Looking to update your windows? Get to know about the five main varieties available in the market
With a lot of options to look at and factors to keep in mind while choosing windows, we explain five popular varieties that you should know about. Besides the obvious advantage of providing natural light and fresh air, windows also add to the look of a space. Sliding windows are perfect for apartments as they take up the least interior space and can be as tall or wide as you like. French windows need space but add a lot of appeal with their floor-to-ceiling design and hardwood frames. Bay windows are great to add a stylish nook but require the construction of a ‘roof’. Skylights are perfect for attics while hopper windows do well in basements.Here's a basic guide to all five varieties of windows.
1. French windows
French windows (or doors) can be used on exterior walls to open out on to balconies, terraces and patios or within a home to divide spaces, while still allowing for flow of light. French windows usually consist of full-length casement windows that open inwards or outwards from the centre. Since this style takes up more space, you’ll need to keep in mind the swing radius of the window and leave that space empty. Hardwood frames work well with this style but are susceptible to wear and tear of weather conditions. They are also available in metal and PVC frames as well as various glass and colour options.
2. Bay windows
Bay windows are a set of three windows connected at 30-45 degree angles protruding outwards creating a wonderful architectural nook. The space if big enough can be used as an additional seating space. A box bay window has the outer two windows attached to the central one at a 90-degree angle. Similar to them are bow windows where 4-6 panels are attached to each other at 10-20 degree angles creating a more circular and less angular nook. Both can use fixed or open-able panels or a combination of both depending on your tastes and requirements.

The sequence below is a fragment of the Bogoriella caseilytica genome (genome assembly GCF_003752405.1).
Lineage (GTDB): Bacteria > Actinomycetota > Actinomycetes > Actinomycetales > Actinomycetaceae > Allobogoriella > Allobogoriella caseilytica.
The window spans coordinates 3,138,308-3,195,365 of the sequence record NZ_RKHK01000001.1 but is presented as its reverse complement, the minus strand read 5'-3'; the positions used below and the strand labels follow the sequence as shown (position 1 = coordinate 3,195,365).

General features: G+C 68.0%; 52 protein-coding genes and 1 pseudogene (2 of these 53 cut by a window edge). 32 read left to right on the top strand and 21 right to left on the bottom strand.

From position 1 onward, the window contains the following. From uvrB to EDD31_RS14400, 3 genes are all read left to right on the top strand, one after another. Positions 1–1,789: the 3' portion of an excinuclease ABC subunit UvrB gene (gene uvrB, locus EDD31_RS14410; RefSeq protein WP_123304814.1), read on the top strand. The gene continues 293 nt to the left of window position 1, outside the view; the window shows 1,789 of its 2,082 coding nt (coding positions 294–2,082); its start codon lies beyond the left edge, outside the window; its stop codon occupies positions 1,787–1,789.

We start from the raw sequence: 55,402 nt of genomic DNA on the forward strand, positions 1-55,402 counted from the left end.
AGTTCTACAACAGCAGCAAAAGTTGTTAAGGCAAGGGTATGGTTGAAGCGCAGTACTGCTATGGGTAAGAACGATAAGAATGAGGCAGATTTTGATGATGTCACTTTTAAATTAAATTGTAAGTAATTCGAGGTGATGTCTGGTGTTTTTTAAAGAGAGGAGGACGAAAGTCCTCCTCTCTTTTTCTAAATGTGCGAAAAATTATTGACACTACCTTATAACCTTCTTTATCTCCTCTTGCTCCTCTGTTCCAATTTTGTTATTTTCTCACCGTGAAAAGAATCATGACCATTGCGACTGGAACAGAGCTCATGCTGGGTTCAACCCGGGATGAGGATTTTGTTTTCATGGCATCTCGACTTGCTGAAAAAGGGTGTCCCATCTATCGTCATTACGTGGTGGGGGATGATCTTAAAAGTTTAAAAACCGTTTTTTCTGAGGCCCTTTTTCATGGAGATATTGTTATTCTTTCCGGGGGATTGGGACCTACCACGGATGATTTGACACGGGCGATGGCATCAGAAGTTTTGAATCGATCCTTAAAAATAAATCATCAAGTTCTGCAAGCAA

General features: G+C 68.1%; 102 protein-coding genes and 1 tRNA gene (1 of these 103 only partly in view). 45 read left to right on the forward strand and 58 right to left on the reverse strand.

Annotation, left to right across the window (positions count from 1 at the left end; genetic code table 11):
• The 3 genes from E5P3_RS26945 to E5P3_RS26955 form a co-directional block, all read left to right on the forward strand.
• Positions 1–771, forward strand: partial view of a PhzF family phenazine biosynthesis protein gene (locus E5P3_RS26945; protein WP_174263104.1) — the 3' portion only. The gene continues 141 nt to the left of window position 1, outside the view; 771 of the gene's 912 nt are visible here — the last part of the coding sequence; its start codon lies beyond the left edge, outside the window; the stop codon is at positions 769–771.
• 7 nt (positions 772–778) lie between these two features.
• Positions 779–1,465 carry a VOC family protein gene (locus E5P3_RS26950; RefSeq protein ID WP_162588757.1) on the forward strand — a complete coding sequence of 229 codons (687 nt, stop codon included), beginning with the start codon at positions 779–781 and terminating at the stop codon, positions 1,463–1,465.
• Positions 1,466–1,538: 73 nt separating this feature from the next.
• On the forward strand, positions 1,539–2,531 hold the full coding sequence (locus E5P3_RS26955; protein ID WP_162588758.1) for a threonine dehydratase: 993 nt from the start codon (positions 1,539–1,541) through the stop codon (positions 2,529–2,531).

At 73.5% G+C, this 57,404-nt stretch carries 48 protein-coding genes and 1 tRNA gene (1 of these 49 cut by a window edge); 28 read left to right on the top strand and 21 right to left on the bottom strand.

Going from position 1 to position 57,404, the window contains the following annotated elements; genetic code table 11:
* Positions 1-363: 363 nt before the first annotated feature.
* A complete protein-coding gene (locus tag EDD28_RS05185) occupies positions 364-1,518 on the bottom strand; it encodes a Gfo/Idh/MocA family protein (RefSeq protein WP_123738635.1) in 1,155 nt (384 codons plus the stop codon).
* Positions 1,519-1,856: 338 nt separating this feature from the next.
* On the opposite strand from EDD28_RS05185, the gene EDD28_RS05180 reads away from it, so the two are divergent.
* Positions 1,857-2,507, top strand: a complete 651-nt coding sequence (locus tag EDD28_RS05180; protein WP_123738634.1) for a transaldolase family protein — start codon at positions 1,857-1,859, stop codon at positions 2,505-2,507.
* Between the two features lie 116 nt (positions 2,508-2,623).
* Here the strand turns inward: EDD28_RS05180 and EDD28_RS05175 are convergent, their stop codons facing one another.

3. Sliding windows
A very popular style, sliding windows glide horizontally over each other in either direction along a set of tracks. Unlike casement windows, they will always be at least one section (the width of one window sash) that won’t open out. Great for contemporary rooms and apartments, sliding windows are a good alternative to casement or French windows where space to open out is limited. One disadvantage is that the horizontal tracks tend to trap dirt and debris which can jam the rollers. Regular cleaning will ensure that the windows glide smoothly.
4. Skylight windows
Skylights bring in extra natural light and ventilation into a room but are an expensive option. Whether fixed or casement-style, these are installed into a ceiling area with direct access to the roof. When choosing skylights, keep in mind leak-proof designs. You can also opt for retractable skylights that are set on tracks and usually operated via remote control or even remote-controlled blinds. Since they are placed on the roof, skylights are more prone to damage from natural elements and without a heat-resistant coating, they can trap heat inside the room.
5. Hopper windows
Hopper windows have the hinges placed on the bottom of the frame. With the latch on the top, they open downward and into a room. Great for compact areas, they provide excellent insulation as they completely seal up when closed and ventilation for spaces like bathrooms. Opening at an inward angle stops debris from entering the space, extremely useful when placed close to the ground like in basements. With easy access to both sides of the pane, these windows are easy to clean but they shouldn’t be used in areas where you want to install curtains or blinds.
Armed with all this information, you can now decide which kind of window works best for your home and your budget.